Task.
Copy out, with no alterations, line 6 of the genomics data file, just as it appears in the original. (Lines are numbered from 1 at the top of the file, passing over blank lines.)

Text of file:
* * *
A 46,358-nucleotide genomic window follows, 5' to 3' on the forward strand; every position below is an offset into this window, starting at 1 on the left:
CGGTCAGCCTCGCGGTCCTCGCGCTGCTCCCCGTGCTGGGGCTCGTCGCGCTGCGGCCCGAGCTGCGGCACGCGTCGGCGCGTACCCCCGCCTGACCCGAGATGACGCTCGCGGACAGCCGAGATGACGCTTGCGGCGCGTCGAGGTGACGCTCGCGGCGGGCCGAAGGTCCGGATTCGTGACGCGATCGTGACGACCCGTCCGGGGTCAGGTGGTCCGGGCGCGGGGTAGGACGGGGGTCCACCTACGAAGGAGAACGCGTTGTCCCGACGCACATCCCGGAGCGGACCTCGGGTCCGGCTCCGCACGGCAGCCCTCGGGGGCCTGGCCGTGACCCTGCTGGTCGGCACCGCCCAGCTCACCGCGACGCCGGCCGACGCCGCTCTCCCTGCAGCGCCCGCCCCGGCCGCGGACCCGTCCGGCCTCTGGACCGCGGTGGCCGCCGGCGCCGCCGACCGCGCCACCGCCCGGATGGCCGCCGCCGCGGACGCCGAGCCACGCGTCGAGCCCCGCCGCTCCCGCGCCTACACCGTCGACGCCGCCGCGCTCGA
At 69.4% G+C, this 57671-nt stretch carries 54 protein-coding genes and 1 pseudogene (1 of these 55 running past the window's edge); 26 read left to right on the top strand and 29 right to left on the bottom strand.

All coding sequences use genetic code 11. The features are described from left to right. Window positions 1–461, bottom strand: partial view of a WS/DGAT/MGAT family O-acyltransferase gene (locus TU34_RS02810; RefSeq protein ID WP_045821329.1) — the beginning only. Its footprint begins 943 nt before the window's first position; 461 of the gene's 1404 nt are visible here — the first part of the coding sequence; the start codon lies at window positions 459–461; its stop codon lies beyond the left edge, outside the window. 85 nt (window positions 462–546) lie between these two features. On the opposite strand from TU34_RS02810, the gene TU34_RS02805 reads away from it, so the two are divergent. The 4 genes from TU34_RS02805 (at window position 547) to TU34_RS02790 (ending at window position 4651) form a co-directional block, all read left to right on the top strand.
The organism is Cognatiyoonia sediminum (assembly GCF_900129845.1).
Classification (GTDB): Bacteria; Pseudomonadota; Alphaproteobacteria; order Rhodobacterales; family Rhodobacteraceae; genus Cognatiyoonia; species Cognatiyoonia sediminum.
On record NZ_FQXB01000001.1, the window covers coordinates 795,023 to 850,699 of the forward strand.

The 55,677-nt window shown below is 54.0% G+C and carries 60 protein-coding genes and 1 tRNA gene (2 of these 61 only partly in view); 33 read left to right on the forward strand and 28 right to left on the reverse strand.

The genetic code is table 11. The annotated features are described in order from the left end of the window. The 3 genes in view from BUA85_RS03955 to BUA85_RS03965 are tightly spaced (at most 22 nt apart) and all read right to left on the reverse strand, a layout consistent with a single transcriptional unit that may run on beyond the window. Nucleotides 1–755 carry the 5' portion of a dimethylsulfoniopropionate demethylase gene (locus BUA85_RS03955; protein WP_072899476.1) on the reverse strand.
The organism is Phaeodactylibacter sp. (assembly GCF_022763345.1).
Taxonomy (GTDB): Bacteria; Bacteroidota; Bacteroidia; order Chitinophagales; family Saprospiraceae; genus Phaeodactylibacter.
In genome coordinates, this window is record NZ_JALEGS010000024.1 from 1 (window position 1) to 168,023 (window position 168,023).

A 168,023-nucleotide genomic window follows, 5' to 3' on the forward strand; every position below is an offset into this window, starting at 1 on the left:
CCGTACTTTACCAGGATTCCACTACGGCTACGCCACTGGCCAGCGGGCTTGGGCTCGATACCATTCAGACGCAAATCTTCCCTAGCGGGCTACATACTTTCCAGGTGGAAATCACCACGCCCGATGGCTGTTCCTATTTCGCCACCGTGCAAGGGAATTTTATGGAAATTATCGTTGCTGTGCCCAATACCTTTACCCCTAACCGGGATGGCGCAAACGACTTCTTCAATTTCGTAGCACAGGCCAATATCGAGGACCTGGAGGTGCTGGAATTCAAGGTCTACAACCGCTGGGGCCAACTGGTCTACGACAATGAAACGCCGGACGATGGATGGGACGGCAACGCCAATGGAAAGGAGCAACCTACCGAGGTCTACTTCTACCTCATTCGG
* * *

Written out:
Classification (GTDB): Bacteria; Pseudomonadota; Alphaproteobacteria; order Rhodobacterales; family Rhodobacteraceae; genus Cognatiyoonia; species Cognatiyoonia sediminum.